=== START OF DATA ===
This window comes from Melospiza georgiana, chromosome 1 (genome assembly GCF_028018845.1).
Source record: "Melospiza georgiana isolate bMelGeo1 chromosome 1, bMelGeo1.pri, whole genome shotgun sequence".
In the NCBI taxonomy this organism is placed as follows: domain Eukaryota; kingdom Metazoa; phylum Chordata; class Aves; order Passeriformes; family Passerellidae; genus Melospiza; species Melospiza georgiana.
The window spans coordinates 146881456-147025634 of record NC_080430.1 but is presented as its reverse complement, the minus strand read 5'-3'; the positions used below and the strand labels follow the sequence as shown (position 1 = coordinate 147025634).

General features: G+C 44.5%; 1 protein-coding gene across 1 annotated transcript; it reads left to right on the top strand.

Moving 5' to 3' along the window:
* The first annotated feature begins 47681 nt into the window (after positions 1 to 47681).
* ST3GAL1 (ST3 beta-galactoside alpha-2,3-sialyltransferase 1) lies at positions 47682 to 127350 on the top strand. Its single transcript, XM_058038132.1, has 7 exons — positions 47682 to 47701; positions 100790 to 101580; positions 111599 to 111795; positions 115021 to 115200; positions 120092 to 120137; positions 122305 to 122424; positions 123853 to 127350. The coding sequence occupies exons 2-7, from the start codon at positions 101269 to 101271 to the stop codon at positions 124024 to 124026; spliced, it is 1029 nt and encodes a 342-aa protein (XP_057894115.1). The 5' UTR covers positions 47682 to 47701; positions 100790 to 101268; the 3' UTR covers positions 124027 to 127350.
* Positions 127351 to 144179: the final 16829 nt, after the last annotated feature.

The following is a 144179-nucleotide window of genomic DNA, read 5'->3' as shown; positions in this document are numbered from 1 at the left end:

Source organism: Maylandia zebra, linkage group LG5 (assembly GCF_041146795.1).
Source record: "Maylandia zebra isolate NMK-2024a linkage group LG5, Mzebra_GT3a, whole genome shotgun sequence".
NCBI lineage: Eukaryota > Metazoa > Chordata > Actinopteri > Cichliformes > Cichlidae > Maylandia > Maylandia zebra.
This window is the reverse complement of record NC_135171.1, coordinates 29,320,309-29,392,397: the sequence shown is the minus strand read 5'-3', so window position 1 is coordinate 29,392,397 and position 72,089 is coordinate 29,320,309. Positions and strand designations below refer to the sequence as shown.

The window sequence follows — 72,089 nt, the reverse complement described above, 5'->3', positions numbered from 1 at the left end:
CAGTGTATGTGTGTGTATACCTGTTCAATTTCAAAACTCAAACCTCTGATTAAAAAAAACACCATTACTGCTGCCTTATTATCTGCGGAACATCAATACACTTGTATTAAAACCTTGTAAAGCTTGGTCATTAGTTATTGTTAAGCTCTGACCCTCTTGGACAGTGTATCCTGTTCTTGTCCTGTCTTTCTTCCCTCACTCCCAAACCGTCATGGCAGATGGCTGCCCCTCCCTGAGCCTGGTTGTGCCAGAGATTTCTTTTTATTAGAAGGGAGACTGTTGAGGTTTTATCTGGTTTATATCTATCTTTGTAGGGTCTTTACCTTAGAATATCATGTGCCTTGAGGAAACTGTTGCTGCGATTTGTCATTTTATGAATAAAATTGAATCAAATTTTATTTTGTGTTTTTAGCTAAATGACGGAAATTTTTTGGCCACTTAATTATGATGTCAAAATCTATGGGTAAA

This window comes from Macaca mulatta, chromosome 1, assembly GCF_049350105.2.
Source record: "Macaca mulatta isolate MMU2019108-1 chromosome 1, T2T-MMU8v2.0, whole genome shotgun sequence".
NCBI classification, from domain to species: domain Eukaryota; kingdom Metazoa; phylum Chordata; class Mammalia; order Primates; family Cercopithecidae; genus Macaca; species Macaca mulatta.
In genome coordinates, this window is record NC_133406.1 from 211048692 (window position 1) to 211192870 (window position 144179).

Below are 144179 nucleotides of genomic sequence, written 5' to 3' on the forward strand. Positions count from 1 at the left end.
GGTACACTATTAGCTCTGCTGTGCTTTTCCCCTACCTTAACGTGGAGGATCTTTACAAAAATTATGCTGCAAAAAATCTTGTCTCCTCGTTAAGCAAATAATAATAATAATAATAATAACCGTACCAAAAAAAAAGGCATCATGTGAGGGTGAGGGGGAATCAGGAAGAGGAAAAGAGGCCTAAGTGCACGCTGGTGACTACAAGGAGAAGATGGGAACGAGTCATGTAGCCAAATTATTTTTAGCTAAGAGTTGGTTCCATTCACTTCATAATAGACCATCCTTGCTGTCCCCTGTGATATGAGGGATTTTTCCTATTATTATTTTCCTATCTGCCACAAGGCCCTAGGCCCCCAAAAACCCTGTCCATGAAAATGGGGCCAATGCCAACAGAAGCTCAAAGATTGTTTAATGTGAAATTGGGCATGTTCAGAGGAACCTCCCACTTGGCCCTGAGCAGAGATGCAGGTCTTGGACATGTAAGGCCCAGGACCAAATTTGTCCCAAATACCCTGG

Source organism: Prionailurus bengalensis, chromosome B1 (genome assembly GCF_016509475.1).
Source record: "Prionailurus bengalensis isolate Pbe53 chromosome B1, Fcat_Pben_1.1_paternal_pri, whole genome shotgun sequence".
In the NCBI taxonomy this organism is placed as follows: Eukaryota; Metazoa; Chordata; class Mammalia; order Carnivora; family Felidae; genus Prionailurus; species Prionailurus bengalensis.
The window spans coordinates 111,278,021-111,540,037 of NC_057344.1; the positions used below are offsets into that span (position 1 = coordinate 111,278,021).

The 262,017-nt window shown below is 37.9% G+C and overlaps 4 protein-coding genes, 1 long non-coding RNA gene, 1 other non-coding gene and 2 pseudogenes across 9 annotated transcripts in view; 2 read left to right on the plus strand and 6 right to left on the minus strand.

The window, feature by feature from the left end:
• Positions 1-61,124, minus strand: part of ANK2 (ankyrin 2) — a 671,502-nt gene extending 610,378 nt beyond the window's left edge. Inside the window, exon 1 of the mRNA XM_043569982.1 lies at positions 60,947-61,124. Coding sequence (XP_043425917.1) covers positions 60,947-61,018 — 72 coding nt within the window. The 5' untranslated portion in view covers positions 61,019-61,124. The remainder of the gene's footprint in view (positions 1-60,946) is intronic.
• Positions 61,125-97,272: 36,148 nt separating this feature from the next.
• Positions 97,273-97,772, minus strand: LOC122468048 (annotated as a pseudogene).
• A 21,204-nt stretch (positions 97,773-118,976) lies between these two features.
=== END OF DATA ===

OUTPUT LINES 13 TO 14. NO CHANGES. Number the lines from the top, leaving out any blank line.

NCBI lineage: Eukaryota > Metazoa > Chordata > Actinopteri > Cichliformes > Cichlidae > Maylandia > Maylandia zebra.
This window is the reverse complement of record NC_135171.1, coordinates 29,320,309-29,392,397: the sequence shown is the minus strand read 5'-3', so window position 1 is coordinate 29,392,397 and position 72,089 is coordinate 29,320,309. Positions and strand designations below refer to the sequence as shown.